Making decisions – even small ones – about your business can have long-term ramifications if you don’t do your homework first. One of the most important decisions you make when opening a restaurant is choosing which accounting method to use for your financial reporting.
In a nutshell, you have two options: cash accounting or accrual accounting. Each has its strengths and weaknesses depending on the size of your business, your restaurant’s niche, and the growth phase you’re in.
The method you choose for your restaurant accounting affect when revenues and expenses are recorded.
For most non-accountants, cash accounting (aka “cash basis”) is the easiest method to understand. Under cash accounting, both revenue and expenses are recorded at the moment of receipt or payment. Pretty simple.
Income is booked when you receive cash or charge a credit card, not when a customer places an order with your restaurant. This is similar to how you manage your personal household with your checkbook. Under this method, it is not required to recognize revenue (and thus pay taxes) until you receive payment from your customers.
Example: Your business offers catering services, and you typically collect 50% of the payment upfront and 50% at the event. Under the cash method of accounting, you recognize 50% of the revenue when the customer places their order and 50% the day the food is delivered.
Under the cash method of accounting, expenses are booked as vendors are paid. This method gives you, within certain limitations, the freedom to control your restaurant’s bottom line. In other words, you can take expenses as your income statement needs them.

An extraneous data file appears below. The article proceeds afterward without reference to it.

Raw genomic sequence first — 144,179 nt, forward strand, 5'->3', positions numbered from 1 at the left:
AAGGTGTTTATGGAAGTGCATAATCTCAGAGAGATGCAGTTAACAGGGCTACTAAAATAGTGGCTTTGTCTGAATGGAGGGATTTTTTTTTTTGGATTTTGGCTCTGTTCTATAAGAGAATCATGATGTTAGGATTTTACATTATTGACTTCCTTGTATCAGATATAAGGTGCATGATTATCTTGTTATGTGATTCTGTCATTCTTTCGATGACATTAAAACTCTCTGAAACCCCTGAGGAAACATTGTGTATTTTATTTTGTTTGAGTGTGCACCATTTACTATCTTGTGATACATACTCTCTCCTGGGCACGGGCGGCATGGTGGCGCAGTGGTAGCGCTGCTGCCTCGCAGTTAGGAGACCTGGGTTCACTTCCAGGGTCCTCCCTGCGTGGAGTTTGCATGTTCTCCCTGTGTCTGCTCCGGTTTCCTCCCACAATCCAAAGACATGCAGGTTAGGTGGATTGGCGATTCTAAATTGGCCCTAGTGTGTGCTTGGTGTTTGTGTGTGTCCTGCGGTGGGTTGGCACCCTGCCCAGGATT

Example: On December 1st, your business ordered a shipment of napkins from a supplier, who has a trade credit of net 60. This means that they require payment within 60 days. Your tax accountant tells you that your annual tax return will be better if you put off paying that invoice until the next tax year. You pay that invoice on January 10th, well within the 60-day time period required by your vendor, and the expense is recorded on the next year’s income statement.
Accrual accounting (aka “accrual basis”) is a bit more complex than cash accounting. Under accrual accounting, revenue is recorded as it is generated, and expenses are recorded as they are incurred, regardless of whether or not cash has changed hands.
Let’s look at the revenue side: income is booked at the time the sale is made, even if payment as not yet been received.